I just got night contact lenses, and you are supposed to use a "one-step" cleaning solution to clean it over a period of six hours. At the bottom of the lenses case, there is a "titanium plate neutralizer", which causes the liquid to bubble. What is this gas?

Edit: it was platinum, not titanium


1 Answer 1


Hydrogen peroxide will damage your eye tissue; that's why there are enzymes in our cells actually to catalyze the conversion of $HOOH$ to water and oxygen gas. The enzymes are actually contained in peroxisomes (name is self-explanatory).* The neutralizer serves the same function of catalyzing the otherwise relatively slow decomposition of $HOOH$ into water and oxygen gas; hydrogen peroxide will decompose in the presence of light and that's why bottles of hydrogen perioxide are opaque - generally black or brown (but not transparent like bottles of which witch hazel or isopropyl alcohol). I have seen platinum used as a catalyst in contact cleaning solutions but I suppose titanium can be used as well.

*Edit: peroxisomes actually create $HOOH$ upon catabolism of cell by-products but can also break down its own toxic byproduct.

  • $\begingroup$ What happens to the platinum after it is used for a certain amount of time? The box says to replace the neutralizer disc after 30 days. Also, what happens to HOOH when it decomposes (what results)? $\endgroup$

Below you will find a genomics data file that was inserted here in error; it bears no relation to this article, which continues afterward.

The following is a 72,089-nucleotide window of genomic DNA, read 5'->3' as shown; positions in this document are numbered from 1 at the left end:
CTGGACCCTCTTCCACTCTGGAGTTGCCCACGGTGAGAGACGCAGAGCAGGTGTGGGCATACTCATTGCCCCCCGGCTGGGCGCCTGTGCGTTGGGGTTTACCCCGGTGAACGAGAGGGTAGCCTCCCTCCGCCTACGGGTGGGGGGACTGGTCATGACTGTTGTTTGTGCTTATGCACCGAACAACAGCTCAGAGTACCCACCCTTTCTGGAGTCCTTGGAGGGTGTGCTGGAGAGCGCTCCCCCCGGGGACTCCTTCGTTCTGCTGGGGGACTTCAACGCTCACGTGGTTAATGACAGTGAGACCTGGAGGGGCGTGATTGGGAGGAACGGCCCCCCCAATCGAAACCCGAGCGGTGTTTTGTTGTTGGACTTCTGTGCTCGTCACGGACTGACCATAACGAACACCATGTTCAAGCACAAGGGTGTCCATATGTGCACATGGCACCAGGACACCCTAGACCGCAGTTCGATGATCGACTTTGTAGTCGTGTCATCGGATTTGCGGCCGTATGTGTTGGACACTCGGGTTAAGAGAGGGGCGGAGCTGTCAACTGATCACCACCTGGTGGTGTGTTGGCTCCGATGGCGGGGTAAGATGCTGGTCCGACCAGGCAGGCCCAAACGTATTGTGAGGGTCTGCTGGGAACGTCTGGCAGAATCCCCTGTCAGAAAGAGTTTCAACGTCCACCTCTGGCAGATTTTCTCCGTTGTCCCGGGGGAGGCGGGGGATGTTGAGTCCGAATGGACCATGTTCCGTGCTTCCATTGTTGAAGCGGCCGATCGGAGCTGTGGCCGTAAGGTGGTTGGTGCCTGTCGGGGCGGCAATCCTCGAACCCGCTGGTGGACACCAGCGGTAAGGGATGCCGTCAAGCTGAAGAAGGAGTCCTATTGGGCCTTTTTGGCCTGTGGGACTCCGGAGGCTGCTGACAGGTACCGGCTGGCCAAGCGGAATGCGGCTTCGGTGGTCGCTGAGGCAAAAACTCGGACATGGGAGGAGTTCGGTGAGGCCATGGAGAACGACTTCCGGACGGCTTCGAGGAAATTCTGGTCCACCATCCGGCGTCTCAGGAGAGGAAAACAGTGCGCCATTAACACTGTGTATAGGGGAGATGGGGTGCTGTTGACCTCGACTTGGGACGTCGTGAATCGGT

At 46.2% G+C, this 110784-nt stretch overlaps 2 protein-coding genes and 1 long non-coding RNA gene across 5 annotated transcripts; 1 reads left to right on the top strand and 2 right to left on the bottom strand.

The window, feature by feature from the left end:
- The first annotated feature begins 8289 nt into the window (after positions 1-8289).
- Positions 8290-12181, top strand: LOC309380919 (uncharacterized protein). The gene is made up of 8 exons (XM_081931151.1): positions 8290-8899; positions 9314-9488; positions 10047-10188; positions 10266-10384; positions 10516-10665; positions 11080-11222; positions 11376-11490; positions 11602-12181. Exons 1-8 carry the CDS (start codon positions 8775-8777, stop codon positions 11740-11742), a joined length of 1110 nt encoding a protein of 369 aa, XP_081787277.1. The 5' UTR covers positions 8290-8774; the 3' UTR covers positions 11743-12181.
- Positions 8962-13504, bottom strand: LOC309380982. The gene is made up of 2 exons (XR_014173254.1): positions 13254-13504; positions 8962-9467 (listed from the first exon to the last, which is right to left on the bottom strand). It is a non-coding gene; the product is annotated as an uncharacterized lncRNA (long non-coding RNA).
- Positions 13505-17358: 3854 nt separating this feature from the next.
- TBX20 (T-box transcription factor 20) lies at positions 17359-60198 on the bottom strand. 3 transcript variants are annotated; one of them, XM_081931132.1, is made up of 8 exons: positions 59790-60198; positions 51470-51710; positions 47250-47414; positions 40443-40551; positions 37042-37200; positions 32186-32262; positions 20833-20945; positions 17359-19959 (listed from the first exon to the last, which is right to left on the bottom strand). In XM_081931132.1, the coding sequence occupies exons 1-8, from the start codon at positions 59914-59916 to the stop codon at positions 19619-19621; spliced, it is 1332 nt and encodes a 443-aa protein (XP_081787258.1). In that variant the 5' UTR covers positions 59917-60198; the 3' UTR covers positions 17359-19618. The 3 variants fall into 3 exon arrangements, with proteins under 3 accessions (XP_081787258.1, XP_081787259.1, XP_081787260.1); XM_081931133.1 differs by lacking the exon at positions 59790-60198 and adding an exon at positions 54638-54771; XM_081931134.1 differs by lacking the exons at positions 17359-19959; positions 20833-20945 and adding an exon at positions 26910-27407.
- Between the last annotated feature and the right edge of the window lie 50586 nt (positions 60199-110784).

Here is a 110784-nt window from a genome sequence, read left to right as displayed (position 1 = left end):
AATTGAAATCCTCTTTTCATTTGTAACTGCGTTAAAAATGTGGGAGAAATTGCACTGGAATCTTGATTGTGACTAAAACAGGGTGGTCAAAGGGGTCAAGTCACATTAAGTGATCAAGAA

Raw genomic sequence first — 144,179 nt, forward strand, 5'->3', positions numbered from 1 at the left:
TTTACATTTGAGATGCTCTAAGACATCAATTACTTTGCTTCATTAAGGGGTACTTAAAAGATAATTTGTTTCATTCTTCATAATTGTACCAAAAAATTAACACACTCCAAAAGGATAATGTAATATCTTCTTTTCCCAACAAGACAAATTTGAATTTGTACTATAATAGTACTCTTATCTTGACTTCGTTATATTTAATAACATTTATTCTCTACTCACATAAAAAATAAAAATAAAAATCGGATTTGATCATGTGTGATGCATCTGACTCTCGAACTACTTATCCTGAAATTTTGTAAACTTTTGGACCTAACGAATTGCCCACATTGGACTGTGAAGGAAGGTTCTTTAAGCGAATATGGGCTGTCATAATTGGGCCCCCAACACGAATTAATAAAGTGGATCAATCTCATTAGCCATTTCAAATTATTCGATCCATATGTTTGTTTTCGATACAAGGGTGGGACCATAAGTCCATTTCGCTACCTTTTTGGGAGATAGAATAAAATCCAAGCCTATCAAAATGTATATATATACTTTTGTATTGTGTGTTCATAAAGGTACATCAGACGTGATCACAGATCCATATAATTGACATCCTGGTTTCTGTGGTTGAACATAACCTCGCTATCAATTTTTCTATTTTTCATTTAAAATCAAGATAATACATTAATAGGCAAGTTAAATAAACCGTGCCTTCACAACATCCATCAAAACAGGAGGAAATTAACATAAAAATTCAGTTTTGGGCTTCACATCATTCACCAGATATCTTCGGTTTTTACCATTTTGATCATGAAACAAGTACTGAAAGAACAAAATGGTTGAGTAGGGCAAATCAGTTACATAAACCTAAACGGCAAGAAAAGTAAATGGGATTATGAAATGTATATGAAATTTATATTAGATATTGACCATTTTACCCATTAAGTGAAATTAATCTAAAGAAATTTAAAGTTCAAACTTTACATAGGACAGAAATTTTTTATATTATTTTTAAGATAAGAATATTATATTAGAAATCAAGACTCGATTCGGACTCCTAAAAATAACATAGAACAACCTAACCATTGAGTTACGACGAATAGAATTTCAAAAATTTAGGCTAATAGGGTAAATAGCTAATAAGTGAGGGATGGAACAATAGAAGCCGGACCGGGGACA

– Jason Chen
    May 10, 2014 at 21:49
  • $\begingroup$ You get water and oxygen gas when the HOOH dissolves. The platinum is actually consumed through HOOH decomposition. I've found out the hard way (from using my contact neutralization case for way over 30 days ... ouch!) $\endgroup$
    – Dissenter
    May 10, 2014 at 22:13
  • $\begingroup$ What does the platinum become after the chemical reaction? (just curious) $\endgroup$
    – Jason Chen
    May 10, 2014 at 23:14
  • $\begingroup$ So if after 30 days, I take out the neutralizer somehow and slice off the outer layer of platinum (which would be very hard indeed), would the reaction still work? $\endgroup$
    – Jason Chen
    May 11, 2014 at 3:52
  • $\begingroup$ I'm thinking there is a very, very thin layer of platinum on there so if you scrape off what was consumed, then you won't have much left. Also now I'm unclear on the catalysis of the decomposition of HOOH by Pt. By definition, a catalyst is NOT consumed in a reaction, but by all empirical means, it appears that Pt is consumed. Also, HOOH can be both reduced and oxidized, depending on pH. I'm thinking that HOOH is oxidized because that's when it creates oxygen gas. When it is reduced, it produces reactive radicals (not good for your cells!).If HOOH is oxidized then PT must be reduced; gains e- $\endgroup$
    – Dissenter
    May 11, 2014 at 3:55

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